Research is in: Music during Surgery is a great idea!

Research is in:  Music during Surgery is a great idea!
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Saturday, April 10, 2010

This Blog has Moved! Note new address and re-subscribe!

Hello Friends and Fans of Surgical Serenity Headphones!  I have moved this blogs and all it's associated widgets to  The  "Blogger" version will remain but all new posts will be to the Wordpress blog housed on my website.  If you have any questions please feel free to contact me!

As you've probably realized my focus is going more and more to music with surgery although every possible application of music in medicine is of great interest to me!

Here's to your good health through music!

Tuesday, March 23, 2010

Does Music Help with Anesthesia Process During Labor and Delivery?

Anytime anesthesia is used in childbirth, whether local, regional or general, augmenting the effect by adding music to the picture will be beneficial.  Especially in the case of childbirth, where the baby is also experiencing the anesthesia that mother receives, wearing the surgery headphones with calming, soothing music will be a plus!
Anesthetics: Options for Childbirth

Haven't got time for the pain? From total unconsciousness to spinals and blocks, traditional medicine offers a range of pain relief, each with its own benefits and drawbacks.

Anesthetics, substances that cause partial or complete loss of sensation, have long been the most common pain relief for labor and delivery. Here are the most commonly used anesthetics.

General and Regional Anesthesia During Childbirth

Decades ago, women were commonly put under general anesthesia, which quickly puts the entire body (and mind, of course) completely to sleep. It’s the same stuff you’d get — usually inhaled, although sometimes it is delivered intravenously, or through a combination of routes — if you were having open heart surgery or a kidney removed. Though it’s extremely safe, it is as extreme as it sounds, which is why general anesthesia isn’t used today for childbirth unless an emergency cesarean is required and there’s no time to give a regional anesthetic (like a spinal block). General anesthesia can also be required in a difficult vaginal breech birth, to deliver the baby’s head.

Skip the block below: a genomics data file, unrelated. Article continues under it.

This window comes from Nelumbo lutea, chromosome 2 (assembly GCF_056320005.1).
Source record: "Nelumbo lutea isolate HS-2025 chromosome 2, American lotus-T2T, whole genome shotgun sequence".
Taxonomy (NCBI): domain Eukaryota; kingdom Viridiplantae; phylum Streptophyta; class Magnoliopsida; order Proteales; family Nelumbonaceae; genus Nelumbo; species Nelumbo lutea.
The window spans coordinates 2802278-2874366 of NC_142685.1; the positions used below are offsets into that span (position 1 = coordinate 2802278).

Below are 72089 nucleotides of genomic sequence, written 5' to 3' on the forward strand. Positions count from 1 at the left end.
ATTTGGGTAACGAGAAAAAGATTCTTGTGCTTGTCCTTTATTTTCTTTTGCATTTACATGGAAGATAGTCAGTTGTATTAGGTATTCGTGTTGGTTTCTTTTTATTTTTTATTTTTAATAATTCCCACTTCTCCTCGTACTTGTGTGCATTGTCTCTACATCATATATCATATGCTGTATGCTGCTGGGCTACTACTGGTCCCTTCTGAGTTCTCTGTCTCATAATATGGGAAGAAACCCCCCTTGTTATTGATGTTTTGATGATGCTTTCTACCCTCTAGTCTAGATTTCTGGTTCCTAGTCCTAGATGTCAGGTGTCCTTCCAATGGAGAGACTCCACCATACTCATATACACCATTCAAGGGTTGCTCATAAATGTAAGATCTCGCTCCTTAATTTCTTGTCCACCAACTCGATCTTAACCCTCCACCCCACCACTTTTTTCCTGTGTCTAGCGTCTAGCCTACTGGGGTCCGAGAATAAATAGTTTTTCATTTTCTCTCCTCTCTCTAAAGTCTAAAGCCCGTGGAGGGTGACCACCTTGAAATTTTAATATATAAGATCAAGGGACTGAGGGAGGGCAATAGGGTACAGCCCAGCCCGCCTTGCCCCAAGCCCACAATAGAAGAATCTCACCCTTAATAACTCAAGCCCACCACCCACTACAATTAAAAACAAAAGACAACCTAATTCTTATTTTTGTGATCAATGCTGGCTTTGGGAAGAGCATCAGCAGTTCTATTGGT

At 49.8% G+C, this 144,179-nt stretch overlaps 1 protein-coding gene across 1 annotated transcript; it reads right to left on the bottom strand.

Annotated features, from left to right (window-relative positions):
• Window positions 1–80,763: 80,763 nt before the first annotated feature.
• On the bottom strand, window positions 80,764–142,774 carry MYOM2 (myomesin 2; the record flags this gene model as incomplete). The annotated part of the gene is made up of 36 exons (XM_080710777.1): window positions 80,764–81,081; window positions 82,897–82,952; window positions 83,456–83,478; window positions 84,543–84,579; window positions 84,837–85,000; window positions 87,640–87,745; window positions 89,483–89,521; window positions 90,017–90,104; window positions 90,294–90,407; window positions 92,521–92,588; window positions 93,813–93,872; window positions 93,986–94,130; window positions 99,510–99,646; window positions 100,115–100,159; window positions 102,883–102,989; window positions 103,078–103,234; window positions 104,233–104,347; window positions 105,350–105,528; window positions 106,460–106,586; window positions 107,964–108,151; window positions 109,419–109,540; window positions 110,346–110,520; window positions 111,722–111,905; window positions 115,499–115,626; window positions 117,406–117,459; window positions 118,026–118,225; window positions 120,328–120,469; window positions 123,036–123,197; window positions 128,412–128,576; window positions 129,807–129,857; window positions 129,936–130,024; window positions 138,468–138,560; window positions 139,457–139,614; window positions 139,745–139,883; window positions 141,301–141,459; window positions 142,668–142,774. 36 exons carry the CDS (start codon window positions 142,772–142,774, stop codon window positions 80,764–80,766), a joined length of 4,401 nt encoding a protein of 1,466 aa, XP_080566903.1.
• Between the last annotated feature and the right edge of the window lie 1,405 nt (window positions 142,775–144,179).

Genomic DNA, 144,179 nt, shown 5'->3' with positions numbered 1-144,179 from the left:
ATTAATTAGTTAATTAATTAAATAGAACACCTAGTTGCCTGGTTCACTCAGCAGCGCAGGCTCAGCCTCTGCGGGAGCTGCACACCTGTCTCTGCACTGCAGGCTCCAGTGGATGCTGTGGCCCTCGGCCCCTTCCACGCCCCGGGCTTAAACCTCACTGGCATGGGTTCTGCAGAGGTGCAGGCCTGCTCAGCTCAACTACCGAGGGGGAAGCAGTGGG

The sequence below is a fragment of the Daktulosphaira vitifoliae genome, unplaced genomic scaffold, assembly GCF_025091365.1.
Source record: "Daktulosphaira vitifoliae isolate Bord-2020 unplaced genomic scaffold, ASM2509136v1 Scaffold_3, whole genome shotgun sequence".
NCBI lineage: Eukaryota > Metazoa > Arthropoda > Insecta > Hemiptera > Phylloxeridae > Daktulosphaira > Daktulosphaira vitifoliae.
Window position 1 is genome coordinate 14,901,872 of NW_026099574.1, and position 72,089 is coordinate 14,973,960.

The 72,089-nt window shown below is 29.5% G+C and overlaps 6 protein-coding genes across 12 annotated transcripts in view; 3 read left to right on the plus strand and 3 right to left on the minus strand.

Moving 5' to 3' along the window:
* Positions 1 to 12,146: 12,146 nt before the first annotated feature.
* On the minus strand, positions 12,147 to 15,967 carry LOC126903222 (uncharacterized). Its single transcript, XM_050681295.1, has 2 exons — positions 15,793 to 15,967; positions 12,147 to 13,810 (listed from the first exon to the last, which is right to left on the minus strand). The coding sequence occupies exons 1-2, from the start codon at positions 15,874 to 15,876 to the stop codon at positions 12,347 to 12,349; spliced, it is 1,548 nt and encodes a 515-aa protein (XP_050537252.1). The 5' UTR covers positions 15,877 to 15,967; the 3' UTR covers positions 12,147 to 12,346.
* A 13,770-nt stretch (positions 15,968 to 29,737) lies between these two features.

What general anesthesia does: If you have to have general anesthesia, expect to be totally knocked out for the entire birth. You’ll wake up groggy, disoriented, perhaps restless, and with a sore throat from the endotracheal tube (used to ensure that you don’t breathe the contents of your stomach into your lungs). You’ll also probably be rather queasy and may vomit, and will have sluggish bowels and bladder. The effects vary from person to person.

Just as you’re sedated temporarily (to get you through the delivery), so too will your baby be (temporarily). To reduce the effect, the anesthesiologist will try to put you out very close to your actual delivery, reducing the amount of drugs that get through your system and into the baby.

Epidural During Childbirth
Your baby won’t be affected by an epidural, the pain relief of choice for half of all laboring women (including both vaginal and cesarean) delivering at hospitals. An epidural is also an anesthetic, but it is injected directly into the spine (technically, into the epidural space, which is located between the ligament that sheathes the vertebrae and the membrane that covers the spinal cord), and so the drug bypasses the bloodstream — making it safer for your baby. In the past, there was some concern that an epidural might increase the likelihood of cesarean section (because it might prolong the labor), but recent studies dispute that notion.

How epidurals are administered: It’s not an instant shot; an anesthesiologist must administer an epidural through a thin catheter that is inserted into your back, and it could take 15 minutes (or longer) for the drugs to kick in. But it could be given to you as soon as you ask for one — no need to wait until you’re dilated a certain amount (like three or four centimeters) as used to be recommended. Studies now show that even an early epidural doesn’t increase the chances of C-section as was once believed.